Movement in Monochrome – What do the Paris Metro, fairgrounds and street dancers all have in common? Well, they all offer great photo opportunities for capturing and conveying movement in our photography. Capturing ‘movement’ is a great way to add dynamic interest and excitement to your images
In this small selection of monochrome images I have set out to capture this movement; from dancers to trains, people to merry go rounds. With the use of a slow shutter speed, zooming the lens or twisting the camera during exposure I have intentionally allowed creative ‘blur’ to become a major component within each of these monochrome images.
In all of these images the movement is visible throughout the whole of the picture frame. However, by taking a different approach it is possible to record subject movement in isolation from the rest of the scene. This requires keeping the camera still, on a tripod or resting firmly on a hard surface, a wall or table for example. Choose a slow shutter speed and allow the ‘movement’ to take place within the frame whilst everything else within the frame remains static.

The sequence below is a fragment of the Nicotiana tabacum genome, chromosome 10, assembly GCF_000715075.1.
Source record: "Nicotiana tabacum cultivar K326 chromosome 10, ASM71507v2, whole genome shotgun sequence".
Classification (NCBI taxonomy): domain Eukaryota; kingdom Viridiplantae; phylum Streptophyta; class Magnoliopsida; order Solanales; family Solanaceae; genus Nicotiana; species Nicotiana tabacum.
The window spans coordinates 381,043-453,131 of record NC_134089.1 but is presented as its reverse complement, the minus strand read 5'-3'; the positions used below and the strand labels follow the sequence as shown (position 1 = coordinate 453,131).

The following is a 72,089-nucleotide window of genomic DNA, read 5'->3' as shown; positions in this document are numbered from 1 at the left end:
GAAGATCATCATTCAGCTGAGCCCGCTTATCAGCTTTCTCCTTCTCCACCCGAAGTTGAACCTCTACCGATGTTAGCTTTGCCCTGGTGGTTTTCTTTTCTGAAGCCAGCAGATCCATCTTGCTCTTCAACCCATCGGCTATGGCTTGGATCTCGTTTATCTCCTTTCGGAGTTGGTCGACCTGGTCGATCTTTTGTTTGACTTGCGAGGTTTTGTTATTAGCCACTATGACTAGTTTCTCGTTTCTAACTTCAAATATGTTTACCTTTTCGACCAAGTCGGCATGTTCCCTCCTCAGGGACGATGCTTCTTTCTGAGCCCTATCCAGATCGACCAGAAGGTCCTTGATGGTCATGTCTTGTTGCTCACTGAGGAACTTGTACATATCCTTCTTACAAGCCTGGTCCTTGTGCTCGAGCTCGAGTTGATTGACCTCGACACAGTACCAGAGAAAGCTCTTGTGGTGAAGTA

This technique creates a powerful juxtaposition between the movement of the subject and the other static objects in the composition. It is a technique that produces wonderfully creative black and white photography and would work well with lots of subjects. Landscape photography in particular can benefit from this technique, for example the movement of water or clouds in relation to static rocks, hills etc can work really well.
If this is a photography technique you have used and you would like to share your thoughts and ideas please drop a line or two into the comments box, it would be good to hear from you.